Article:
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HQ 555488

November 7, 1989

CLA-2 CO:R:C:G 555488 DSN


Donna L. Shira, Esquire
Sharretts Paley Carter & Blauvelt, P.C.
67 Broad Street
New York, New York 10004

RE: Duty-free entry of sweaters

Dear Ms. Shira:

This is in response to your request of February 22, 1989, for a ruling on behalf of Charming Shoppes, Inc., regarding whether the cost or value of certain material used in the production of sweaters in the Dominican Republic is properly included within the 35% local-content requirement for purposes of the Caribbean Basin Economic Recovery Act (CBERA) (19 U.S.C. 2701-2706).


According to your submission, the finished merchandise will be women's sweaters consisting of 55% ramie and 45% cotton. The yarn used to construct the sweaters will be imported into the Dominican Republic from Hong Kong or Taiwan. In the Dominican Republic, the yarn will be knitted into sweater panels. The panels are then linked, finished, washed and pressed.

You state that your client does not know the actual cost of the materials and processing involved in the production of the sweaters. However, you conclude that without the inclusion of the yarn cost, the sweaters' local content will be lower than 35% of the appraised value. You assert that the imported yarn should be included within the 35% local content for purposes of CBI.


Whether the cost or value of the imported yarn may be included within the 35% value-content requirement for purposes of the CBERA.


Under the CBERA, eligible articles the growth, product or manufacture of designated beneficiary countries (BC's) may receive duty-free treatment if such articles are imported directly to the U.S. from a BC, and if the sum of (1) the cost or value of the material produced in a BC or BC's, plus (2) the direct cost of processing operations performed in a BC or BC's, is not less than 35% of the appraised value of the article at the time it is entered into the U.S. See 19 U.S.C. 2703(a). The CBERA further provides that the cost or value of materials produced in the customs territory of the U.S. may be applied toward the 35% value-content minimum in an amount not to exceed 15% of the imported article's appraised value.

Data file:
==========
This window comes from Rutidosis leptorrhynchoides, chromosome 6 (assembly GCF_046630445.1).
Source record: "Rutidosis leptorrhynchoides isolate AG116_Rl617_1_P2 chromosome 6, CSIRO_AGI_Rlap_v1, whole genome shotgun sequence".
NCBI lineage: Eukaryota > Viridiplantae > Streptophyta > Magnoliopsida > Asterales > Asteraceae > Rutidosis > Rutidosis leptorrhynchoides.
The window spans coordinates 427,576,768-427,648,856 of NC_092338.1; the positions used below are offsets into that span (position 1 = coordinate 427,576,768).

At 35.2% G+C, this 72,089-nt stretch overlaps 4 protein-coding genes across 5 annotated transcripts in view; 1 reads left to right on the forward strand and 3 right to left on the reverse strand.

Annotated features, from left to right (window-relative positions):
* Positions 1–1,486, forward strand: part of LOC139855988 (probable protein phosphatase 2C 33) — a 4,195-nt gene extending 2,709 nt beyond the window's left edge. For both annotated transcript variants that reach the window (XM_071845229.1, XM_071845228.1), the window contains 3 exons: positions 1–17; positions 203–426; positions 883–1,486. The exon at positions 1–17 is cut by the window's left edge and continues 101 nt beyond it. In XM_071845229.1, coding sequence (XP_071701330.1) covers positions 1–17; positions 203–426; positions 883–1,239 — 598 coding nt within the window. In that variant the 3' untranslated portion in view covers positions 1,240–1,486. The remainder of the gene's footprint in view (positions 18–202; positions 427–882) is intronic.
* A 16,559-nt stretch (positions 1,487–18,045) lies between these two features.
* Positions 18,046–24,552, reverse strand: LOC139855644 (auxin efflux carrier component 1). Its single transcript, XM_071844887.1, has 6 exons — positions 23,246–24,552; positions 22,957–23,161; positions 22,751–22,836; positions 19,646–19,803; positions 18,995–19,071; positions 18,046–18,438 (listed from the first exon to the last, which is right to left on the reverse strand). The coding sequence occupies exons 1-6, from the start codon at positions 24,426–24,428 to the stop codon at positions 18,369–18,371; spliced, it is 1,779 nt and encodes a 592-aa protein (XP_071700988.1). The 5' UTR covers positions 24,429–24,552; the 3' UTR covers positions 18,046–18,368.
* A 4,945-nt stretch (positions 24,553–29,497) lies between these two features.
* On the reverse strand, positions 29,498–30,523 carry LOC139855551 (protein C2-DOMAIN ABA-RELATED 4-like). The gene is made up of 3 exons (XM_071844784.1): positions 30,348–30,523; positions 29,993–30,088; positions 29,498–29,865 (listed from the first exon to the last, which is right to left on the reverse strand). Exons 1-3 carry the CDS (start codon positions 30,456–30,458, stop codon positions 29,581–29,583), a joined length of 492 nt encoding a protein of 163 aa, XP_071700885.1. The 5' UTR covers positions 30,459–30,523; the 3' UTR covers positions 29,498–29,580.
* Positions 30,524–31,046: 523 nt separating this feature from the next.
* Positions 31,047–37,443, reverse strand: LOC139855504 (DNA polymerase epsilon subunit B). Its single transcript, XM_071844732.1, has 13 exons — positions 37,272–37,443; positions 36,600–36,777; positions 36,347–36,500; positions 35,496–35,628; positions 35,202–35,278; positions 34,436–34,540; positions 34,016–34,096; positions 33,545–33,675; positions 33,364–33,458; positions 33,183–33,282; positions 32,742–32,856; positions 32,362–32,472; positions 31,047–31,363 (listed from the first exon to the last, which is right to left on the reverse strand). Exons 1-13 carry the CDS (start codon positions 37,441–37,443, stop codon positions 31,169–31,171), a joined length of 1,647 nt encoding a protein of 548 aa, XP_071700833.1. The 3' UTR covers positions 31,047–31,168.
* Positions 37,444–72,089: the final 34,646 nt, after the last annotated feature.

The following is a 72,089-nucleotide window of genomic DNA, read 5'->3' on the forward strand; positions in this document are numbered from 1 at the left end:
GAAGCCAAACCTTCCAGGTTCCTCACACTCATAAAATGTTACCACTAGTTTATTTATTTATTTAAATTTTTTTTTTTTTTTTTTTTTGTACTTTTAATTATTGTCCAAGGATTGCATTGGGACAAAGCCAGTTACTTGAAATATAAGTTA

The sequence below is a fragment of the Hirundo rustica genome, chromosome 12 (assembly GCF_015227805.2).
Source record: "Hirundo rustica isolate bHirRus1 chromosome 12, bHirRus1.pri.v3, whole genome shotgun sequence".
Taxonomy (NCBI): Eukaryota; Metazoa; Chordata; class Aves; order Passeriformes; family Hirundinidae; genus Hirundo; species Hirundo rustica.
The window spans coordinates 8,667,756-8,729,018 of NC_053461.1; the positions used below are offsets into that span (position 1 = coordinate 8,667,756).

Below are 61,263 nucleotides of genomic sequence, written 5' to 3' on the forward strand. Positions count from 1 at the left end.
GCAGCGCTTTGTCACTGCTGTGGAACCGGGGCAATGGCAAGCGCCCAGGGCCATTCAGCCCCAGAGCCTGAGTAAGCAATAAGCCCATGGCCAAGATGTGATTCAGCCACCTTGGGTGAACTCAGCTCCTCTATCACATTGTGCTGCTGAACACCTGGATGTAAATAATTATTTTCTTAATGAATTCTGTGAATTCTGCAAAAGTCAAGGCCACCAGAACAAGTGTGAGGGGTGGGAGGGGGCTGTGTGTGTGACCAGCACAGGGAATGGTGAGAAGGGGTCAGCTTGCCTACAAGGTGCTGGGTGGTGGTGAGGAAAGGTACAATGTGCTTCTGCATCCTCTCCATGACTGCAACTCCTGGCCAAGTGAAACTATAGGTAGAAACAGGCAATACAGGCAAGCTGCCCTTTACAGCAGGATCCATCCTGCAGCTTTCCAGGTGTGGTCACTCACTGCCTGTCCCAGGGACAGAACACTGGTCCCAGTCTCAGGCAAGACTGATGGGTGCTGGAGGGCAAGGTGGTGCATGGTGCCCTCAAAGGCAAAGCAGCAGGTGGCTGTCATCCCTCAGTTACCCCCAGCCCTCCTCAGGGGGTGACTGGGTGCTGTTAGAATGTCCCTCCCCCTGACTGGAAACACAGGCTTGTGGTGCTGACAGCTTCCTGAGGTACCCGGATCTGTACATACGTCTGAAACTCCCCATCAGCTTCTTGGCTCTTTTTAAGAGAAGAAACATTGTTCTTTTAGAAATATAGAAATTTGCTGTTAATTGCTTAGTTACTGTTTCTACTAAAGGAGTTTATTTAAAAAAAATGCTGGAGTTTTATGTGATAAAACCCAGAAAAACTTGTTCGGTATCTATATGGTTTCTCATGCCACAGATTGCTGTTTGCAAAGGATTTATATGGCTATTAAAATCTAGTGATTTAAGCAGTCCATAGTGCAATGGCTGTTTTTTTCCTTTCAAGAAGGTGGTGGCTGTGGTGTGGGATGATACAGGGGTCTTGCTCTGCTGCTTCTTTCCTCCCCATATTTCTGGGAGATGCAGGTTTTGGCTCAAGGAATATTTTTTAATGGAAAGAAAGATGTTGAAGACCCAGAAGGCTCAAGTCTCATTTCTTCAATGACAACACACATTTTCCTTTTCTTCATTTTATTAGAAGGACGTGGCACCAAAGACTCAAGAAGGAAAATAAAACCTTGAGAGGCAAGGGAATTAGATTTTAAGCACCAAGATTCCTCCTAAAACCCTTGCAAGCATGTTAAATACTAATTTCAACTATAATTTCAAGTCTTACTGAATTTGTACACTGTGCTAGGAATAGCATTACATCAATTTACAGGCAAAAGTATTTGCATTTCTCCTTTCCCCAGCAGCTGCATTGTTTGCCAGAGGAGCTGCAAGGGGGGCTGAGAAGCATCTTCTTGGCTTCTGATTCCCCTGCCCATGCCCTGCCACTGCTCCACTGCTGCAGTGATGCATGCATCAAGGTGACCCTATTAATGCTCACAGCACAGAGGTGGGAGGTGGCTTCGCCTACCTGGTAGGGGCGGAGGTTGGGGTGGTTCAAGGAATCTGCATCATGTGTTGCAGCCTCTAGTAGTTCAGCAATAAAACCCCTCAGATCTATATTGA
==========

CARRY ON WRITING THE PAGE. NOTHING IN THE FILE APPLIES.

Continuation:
The Dominican Republic is a BC. Without a sample, we cannot determine definitely the classification of the sweaters under the Harmonized Tariff Schedule of the United States (HTSUS). However, based on your description, the sweaters would be classified under subheading 6110.90.0042, HTSUS, which provides for sweaters, knitted or crocheted, of other textile materials, women's or girls', other, other, other, CBERA eligible. You state that the sweaters will be imported directly from the Dominican Republic to the U.S. Accordingly, if the sweaters are a product of the Dominican Republic (or other BC or BC's) and the 35% value-content minimum is met, the sweaters will be entitled to duty-free treatment under the CBERA.

Materials grown or produced in a non-BC, such as Hong Kong or Taiwan, which are substantially transformed in any BC into a new and different article of commerce which is then used in any BC in the production of a new or different article, are considered materials produced in a BC, and the cost or value of the substantially transformed materials may be counted toward the 35% value-content minimum. See 19 CFR 10.196. A substantial transformation occurs when an article emerges from a process with a new name, character, or use different from that possessed by the article prior to processing. See Texas Instrument, Inc. v. United States, 69 CCPA 152, 681 F.2d 778 (1982).

The yarn imported into the Dominican Republic from Hong Kong or Taiwan undergoes the required double substantial transformation. The yarn is first substantially transformed by knitting into sweater panels, which have a different name, character, and use than that possessed by the yarn. The sweater panels are then substantially transformed again in the Dominican Republic when they are linked together to form sweaters, and are then finished, washed and pressed. Comparable operations have previously been held to result in a double substantial transformation. See Headquarters Ruling Letters 555113 dated October 24, 1989, and 054461 dated January 23, 1978. Accordingly, the cost or value of the yarn may be included as part of the 35% value-content requirement.


The cost or value of the yarn to be imported into the Dominican Republic and used in the production of sweaters may be included in the CBERA 35% value-content computation.


John Durant, Director

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